Fantasy baseball: Ode to Mediocrity
Holy Moley, it’s almost fantasy baseball time again.
Time to assemble the 2017 version of my fantasy team, Dirt’s Clods (kind of a long story, but it involves news coverage of the rough old days of stock car racing, which is a really long, sordid story).
The Clods are an original member of the Billy Gardner Super 8 League, so named for the former Minnesota Twins manager who, rather than rent an apartment during his four years with the team, rented a Super 8 Motel room (two points better than Motel 6, as my fellow sophomoric friend Bruce and I have noted).
The BGS8 was born in 1990, a few years before the onslaught of email and cell phones – even before the Internet really caught on.
That was fantasy baseball’s Dark Ages. Our league commissioner, who still has that onerous job, had to MAIL US COPIES of our weekly stats, again because (hope you young ‘uns are sitting down) there WAS NO INTERNET.
No email, no smartphones, no constant texting, no FitBit, no Google, no Facebook, no Snapchat, no GPS, no jokes.com, no PrankDial.com, no FarmVille, no nuthin.’
Don’t know how we survived. It’s all a blur. We must have muddled through.
I should back up. Fantasy baseball is for hardcore Major League Baseball fans who gather just before each season begins to draft their favorite MLB players, as if they (the fans) were real, live MLB owner/general managers.
We give our teams funny names, some unprintable in a family newspaper, and get about $220 in pretend money (after putting about that much actual cash money in to pay for the league website and stuff) to draft a certain number of pitchers, catchers, infielders, outfielders and utility players.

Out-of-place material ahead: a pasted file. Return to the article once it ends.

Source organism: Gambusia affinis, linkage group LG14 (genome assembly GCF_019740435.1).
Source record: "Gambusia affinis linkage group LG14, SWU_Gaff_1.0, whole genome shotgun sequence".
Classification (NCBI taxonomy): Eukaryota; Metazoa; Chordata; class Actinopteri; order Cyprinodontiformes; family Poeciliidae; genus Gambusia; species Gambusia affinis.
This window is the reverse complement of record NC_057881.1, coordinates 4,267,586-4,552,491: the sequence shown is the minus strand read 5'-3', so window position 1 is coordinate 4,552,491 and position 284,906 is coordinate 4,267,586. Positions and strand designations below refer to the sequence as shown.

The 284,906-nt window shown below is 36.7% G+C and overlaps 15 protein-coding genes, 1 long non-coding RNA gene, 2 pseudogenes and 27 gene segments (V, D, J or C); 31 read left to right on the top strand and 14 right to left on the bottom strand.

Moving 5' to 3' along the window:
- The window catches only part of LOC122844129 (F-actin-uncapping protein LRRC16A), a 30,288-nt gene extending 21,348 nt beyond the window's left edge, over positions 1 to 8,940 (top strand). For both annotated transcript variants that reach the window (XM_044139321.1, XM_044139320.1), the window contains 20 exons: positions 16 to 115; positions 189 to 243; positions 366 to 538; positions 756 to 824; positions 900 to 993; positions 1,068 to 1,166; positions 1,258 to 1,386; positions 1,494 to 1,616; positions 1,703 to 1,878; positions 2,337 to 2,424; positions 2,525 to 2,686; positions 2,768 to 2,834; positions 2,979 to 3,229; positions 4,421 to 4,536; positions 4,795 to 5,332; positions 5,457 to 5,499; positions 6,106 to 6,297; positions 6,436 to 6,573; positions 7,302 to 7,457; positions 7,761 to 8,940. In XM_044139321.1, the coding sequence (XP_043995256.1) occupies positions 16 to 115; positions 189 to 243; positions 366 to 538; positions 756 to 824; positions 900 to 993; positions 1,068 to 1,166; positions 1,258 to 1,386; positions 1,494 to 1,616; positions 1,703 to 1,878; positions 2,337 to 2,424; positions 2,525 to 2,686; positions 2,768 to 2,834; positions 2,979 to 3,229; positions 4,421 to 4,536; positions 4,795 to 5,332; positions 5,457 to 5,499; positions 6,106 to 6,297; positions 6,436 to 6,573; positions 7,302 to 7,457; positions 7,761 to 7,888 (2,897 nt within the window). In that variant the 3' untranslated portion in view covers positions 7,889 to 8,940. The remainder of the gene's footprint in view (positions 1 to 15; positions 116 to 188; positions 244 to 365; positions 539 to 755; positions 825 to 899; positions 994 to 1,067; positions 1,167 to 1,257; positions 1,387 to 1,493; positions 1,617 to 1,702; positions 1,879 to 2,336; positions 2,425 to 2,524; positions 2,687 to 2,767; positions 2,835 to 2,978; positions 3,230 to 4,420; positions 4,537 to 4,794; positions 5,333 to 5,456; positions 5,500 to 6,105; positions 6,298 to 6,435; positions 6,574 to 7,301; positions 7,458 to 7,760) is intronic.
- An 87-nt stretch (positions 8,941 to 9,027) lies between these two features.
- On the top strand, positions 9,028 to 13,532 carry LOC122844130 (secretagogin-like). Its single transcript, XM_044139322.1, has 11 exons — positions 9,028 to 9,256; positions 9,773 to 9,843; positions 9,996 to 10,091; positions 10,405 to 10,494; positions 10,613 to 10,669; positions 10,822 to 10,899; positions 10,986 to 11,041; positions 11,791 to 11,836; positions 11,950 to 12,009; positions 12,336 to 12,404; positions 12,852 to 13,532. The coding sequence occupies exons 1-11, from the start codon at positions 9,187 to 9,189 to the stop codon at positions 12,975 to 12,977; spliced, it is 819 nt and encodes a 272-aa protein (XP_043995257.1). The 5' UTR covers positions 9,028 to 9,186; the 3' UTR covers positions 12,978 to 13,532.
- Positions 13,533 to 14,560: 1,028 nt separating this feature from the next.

Your position in the league standings depends on how they perform in a million categories: batting average, homers, steals, earned run average, walks/hits to innings pitched, oxygen consumed per at-bat, etc., etc., etc.
Things don’t always go well. It can be a long, hot summer.
I used to know every American League player’s name, age, shoe size, batting average and earned run average.
Jim Kaat went 18-11 and led the Twins to the 1965 World Series, and went 25-13 in ’66. The Twins’ Bert Blyleven had the world’s best curveball, helped us win the ’87 Series, won 287 games (and lost 250) and was finally named to the Hall of Fame in 2011. Now we need to get Kitty Kaat in there.
Harmon Killebrew hit 573 monstrous home runs. Rod Carew hit .388 in 1977, falling just short of being the first player since Ted Williams to hit .400 or better (Teddy Ballgame hit .406 in 1941).
Denny McLain went 31-6 in 1968. His Tigers beat Bob Gibson’s Cardinals four games to three in a terrific World Series, just before expansion, when there were just 20 MLB teams - 10 each in the American and National leagues – and division play did not exist.
I still know a few Twins players. But last year the BGS8 – firmly entrenched all these years with American League teams - expanded to include the Cubs. And as they would say Back East: I don’t know from the National League.
Had to study up for the draft. Thought maybe this infielder/utility guy Tommy La Stella was good. He must be OK. He made it to The Show. And he has kind of a baseball-ish name.
Alas, you can make the Big Time and still be mediocre.
The Clods had a bunch of Tommy La Stellas (sorry, Tommy!). We fared rather poorly. The front office (me) was quite disappointed.
We will try again this summer, still flushed with pride at having the second-best pitching staff in league history (and finishing fourth overall – just out of the money).
Sure, that was one season. And sure, it was in the early ‘90s. But it’s a pretty sweet achievement for us, the Cleveland Browns of the BGS8.
And if we study up and don’t get big eyes and spend gobs of money in the first hour (of the all-day draft), or lay shrewdly in the weeds and have gobs of money left over, this could be the Year of the Clod.
The thrill is back.
Never count out us out.
As Bullwinkle J. Moose, that famed Wossamotta U football star, would exclaim:
This time, for sure!